Lieutenant Governor Jay Dardenne to Address SEOPA Conference Attendees in Lake Charles

30 May

Dardenne WEB smallLouisiana’s Lieutenant Governor Jay Dardenne will address conference attendeees during the luncheon hosted by Realtree and Plano on Thursday, Oct. 10.

Dardenne was reelected to a four-year term in October 2011. He previously served one year in that position,  four years as secretary of state and fifteen years as a state senator.

Dardenne is an attorney and a graduate of Baton Rouge High School, Louisiana State University and the LSU Law Center He is an active community volunteer, who has received several honors for his service.

As Louisiana’s Lieutenant Governor, Dardenne heads the Department of Culture, Recreation and Tourism. He led the state’s bicentennial celebration throughout 2012 and published a list of the 200 Most Notable People in Louisiana history. He has chaired two major initiatives sponsored by America’s Wetland Foundation.

Earlier this year named Dardenne one of fourteen national “Republicans to Watch.” In 2012, he received the National Public Leadership for the Arts Award from Americans for the Arts and the President’s Award from Louisiana Public Broadcasting.  In 2011 he was recognized by the Louisiana Trust for Historic Preservation for his “dedication to preserving the cultural heritage and historical resources of Louisiana.”  He also was honored for his community and public service by the American Association of State Service Commissions with the inaugural “State Leader Award”.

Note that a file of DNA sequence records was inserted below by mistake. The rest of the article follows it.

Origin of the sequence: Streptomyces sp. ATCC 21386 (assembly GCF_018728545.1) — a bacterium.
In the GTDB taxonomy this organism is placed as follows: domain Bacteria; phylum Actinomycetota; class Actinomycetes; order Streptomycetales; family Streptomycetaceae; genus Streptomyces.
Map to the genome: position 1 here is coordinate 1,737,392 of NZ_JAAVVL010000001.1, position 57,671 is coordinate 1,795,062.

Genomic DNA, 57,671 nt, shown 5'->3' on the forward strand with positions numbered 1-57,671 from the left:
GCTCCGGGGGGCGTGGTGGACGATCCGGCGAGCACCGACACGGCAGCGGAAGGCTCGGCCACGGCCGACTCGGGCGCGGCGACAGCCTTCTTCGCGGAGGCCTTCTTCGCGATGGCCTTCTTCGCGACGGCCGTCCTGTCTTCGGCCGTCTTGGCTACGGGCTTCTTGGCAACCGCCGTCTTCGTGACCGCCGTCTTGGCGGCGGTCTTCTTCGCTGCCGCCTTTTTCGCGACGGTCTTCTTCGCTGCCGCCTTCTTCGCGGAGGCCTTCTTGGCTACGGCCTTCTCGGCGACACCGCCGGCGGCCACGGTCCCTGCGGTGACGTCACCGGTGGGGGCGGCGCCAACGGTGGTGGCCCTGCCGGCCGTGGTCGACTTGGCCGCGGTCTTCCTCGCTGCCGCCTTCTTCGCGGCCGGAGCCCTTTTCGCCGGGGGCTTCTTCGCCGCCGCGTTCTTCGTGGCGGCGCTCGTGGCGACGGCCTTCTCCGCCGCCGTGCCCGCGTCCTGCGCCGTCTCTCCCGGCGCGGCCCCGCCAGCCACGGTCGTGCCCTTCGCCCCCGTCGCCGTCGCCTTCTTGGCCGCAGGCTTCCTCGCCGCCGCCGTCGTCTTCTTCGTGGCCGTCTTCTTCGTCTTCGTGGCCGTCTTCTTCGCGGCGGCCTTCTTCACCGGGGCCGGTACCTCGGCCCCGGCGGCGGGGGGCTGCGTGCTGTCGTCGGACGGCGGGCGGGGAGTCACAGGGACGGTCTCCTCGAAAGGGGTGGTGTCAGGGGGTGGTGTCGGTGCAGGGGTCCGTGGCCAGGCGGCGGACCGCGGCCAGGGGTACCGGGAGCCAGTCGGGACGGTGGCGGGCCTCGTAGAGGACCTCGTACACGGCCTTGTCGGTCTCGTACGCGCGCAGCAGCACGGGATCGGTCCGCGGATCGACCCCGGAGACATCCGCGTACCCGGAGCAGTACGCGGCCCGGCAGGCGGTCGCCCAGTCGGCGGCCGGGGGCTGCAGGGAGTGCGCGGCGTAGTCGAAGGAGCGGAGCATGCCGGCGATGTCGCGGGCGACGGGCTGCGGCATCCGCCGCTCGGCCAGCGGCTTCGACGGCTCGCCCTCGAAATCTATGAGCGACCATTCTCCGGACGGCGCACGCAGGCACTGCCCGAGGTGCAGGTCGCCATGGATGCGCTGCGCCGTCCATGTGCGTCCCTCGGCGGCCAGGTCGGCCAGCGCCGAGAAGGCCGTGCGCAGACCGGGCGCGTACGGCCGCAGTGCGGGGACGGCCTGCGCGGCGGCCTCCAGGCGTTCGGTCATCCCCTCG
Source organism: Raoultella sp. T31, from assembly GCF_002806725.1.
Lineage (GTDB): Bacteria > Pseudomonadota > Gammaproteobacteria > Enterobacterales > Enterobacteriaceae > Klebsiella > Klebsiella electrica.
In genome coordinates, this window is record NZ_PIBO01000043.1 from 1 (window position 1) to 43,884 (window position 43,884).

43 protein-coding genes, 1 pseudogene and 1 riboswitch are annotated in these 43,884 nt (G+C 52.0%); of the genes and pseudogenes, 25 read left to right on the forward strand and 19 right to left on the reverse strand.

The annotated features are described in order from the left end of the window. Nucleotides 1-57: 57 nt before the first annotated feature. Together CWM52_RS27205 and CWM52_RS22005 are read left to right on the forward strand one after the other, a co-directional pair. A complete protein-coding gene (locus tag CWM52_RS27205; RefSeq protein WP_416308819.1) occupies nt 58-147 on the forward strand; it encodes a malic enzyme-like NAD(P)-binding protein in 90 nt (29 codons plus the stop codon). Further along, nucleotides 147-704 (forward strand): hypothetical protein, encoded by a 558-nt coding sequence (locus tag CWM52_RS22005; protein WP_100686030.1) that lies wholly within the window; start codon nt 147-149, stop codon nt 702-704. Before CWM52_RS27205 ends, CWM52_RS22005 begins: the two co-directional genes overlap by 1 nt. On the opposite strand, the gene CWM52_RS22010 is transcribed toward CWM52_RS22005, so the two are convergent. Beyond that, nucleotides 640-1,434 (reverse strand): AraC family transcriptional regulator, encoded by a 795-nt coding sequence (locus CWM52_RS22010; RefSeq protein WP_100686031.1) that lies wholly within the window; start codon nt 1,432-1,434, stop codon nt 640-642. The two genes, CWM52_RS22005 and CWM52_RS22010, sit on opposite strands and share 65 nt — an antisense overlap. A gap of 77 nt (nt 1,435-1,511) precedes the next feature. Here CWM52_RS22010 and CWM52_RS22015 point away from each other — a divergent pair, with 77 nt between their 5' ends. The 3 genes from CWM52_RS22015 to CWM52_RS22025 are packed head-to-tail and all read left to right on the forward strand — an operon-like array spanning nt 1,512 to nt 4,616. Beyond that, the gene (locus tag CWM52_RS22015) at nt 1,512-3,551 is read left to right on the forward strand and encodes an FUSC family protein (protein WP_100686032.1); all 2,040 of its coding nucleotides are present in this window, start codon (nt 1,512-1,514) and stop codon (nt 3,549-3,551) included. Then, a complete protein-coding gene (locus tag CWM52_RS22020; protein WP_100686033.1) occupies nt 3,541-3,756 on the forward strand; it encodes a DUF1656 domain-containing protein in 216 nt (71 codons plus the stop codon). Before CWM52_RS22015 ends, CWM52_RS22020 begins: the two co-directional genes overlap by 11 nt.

“According to the results of a Science Magazine poll, Louisiana is America’s happiest state,” says Dardenne on the state’s website, “and there’s a reason for that. We love our land. We love our cuisine. And we love our rich varieties of music.

“Our unique and authentic culture is celebrated throughout the world. If you simply want to hunt, fish, bicycle, camp, hike, sail or watch birds, Louisiana is your destination. We offer experiences for every taste.”

Lieutenant Governor Dardenne conducts a presentation entitled “Why Louisiana Ain’t Mississippi,” a lively and colorful look at Louisiana’s culture, history, music and politics.